When time limits and work requirements were mandated by welfare reform, I often heard about long-term welfare recipients seeking to leave the new Temporary Assistance for Needy Families for permanent disability status. At the time, I covered poverty in depressed backwoods counties of Northeast Washington, and saw how disability seemed a logical lifeline for some families to reach for.
The state of Washington, seeking to drop its welfare caseloads, greased the transition from TANF to the Supplemental Security Income program. I recall a case worker who spent most of her time on SSI applications. And it has continued being a state focus to shift people out of other programs, including Disability Lifeline, on to SSI.
Some of this is a bureaucratic game: the state pays for part of TANF, but the feds pay for all of disability. But it also reflects chronic problems of so-called “stayers,” people who did not, or could not, make the transition from welfare to work. A Department of Social and Health Services WorkFirst plan in 2011 found that 5 percent of recipients are “stayers.”
For conservatives, it was a perpetuation of the welfare state by another name. For progressives, it reflected the reality of poverty: people are often stuck there because of debilitating physical or mental illness.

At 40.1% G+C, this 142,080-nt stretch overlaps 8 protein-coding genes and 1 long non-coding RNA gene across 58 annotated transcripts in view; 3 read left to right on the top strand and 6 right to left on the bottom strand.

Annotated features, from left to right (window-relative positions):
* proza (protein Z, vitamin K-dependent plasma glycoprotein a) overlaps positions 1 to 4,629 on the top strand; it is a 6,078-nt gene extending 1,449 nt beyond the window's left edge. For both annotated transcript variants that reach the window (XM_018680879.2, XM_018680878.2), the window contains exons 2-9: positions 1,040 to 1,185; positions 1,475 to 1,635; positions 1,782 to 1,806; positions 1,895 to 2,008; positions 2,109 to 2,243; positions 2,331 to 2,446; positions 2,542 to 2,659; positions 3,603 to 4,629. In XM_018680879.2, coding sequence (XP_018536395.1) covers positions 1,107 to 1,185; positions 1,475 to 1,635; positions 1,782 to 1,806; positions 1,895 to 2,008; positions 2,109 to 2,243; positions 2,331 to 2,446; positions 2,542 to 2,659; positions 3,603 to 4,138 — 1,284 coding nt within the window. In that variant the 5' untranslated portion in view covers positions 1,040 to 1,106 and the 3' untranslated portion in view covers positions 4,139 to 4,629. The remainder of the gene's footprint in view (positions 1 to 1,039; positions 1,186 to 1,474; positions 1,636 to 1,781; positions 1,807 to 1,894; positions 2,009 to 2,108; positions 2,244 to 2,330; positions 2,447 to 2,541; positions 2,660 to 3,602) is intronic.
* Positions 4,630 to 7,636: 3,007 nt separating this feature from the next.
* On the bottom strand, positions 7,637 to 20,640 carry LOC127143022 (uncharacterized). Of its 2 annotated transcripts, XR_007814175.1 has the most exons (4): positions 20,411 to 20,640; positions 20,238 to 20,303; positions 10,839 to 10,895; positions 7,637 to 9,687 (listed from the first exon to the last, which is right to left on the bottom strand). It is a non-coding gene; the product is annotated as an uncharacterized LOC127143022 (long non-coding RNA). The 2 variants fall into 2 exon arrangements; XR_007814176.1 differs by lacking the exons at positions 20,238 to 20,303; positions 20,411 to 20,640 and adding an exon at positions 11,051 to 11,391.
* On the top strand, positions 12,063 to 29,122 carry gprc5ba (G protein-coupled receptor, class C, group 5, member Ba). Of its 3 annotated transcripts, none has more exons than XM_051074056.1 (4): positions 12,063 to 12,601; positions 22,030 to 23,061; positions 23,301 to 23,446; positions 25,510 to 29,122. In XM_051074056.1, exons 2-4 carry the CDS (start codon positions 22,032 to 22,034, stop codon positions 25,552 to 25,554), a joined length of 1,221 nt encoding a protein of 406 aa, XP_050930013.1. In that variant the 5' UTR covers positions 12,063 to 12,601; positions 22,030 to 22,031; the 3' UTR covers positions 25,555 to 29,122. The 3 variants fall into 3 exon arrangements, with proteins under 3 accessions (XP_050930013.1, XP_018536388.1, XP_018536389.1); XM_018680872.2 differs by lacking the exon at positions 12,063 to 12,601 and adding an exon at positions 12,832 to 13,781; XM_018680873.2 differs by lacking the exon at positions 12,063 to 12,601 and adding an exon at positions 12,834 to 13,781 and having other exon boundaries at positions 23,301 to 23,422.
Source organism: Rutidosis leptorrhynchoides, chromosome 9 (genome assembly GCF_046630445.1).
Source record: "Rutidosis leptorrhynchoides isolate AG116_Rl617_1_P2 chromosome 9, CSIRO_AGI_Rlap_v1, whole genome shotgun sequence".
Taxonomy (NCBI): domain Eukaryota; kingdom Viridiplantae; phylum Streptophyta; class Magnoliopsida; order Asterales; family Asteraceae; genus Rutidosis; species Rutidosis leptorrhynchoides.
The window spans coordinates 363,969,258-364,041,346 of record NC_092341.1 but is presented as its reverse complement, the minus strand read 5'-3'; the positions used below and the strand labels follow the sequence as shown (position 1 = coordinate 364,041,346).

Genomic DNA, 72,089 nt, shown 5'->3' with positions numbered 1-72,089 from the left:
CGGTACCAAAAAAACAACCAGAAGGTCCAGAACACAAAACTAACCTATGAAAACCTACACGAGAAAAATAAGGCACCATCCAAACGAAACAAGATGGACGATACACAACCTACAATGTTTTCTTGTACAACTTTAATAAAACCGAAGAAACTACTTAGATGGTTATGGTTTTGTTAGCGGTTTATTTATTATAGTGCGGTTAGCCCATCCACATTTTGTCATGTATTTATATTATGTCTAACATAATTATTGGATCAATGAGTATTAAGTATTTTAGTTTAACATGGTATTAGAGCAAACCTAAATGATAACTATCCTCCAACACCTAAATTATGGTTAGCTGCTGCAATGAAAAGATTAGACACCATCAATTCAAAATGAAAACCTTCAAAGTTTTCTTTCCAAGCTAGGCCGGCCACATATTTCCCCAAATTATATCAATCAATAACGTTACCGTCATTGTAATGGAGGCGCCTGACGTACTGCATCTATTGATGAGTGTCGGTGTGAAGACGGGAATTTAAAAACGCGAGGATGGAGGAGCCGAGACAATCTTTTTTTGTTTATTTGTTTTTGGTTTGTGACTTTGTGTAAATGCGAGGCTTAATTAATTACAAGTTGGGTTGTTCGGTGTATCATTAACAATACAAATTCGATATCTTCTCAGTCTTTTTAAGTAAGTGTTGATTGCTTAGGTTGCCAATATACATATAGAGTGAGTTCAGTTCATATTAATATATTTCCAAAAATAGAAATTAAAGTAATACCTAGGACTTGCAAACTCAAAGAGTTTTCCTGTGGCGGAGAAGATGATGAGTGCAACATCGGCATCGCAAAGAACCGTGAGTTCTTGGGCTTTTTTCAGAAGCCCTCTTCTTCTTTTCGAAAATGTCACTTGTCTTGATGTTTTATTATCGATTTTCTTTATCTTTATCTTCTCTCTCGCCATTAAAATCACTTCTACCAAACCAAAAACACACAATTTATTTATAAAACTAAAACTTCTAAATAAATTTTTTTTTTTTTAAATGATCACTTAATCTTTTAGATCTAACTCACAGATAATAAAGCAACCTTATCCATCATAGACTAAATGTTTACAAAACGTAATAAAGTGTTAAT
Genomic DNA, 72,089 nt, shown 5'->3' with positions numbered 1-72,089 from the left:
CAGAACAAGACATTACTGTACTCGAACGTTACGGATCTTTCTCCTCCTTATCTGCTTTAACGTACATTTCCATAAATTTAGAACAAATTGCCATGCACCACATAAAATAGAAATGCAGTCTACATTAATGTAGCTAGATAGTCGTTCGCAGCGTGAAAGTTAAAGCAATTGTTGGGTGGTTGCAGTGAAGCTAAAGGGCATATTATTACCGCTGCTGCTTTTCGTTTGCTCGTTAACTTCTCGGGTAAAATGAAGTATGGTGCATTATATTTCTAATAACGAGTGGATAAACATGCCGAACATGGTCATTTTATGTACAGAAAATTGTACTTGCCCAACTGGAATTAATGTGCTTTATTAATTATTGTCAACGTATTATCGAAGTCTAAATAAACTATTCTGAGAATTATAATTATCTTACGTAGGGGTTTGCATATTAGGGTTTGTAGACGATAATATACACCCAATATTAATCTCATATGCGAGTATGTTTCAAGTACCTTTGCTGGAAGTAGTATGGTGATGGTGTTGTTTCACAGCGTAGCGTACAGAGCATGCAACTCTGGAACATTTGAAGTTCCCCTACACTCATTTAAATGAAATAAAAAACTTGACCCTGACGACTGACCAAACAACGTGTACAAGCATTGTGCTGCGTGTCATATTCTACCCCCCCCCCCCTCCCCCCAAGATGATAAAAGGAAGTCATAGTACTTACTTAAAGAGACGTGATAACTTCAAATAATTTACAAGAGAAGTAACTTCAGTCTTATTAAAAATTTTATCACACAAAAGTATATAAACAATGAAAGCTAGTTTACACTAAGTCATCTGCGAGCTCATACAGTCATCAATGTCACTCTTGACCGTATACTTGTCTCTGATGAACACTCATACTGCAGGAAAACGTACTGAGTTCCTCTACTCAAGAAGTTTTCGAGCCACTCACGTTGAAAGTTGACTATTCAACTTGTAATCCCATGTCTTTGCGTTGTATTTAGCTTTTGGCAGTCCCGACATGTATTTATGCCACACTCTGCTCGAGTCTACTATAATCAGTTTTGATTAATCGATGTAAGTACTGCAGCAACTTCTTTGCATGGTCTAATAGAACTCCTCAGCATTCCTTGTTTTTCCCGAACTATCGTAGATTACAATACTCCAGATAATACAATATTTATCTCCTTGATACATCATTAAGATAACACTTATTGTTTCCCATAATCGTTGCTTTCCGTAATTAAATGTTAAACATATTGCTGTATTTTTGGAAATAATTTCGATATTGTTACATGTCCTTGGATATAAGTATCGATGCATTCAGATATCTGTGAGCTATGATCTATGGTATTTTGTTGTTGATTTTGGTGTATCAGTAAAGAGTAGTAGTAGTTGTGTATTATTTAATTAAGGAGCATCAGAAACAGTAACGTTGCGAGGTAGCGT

Either way, it caused a spike in disability caseloads as welfare rolls plunged, as NPR’s Chana Joffe-Walt (a former Seattle public radio reporter) documented in a compelling series. In Alabama, she found a county where one in four working-age adults is on disability. She documented a disability industry to navigate the arduous application process. And she touched on the welfare-to-disability pipeline I saw in the early days of welfare reform.
Liberal economists pounced on some conclusions, but to me it reads as a call for a new era of welfare reform. But if we’re going to overhaul disability, it has to be done thoughtfully and compassionately – neither of which I’d trust Congress to do at the moment.
If people are declared permanently disabled because there simply aren’t enough local jobs – as one doctor she interviewed suggested – that’s a failure of economic policy, especially in rural counties. They deserve better options than a small monthly disability check.
In Pend Oreille County, one of those left behind by the economy, more than 4,800 adults get regular economic aid from DSHS. That’s half the adult working age population. It’s no wonder: unemployment is 12.6 percent.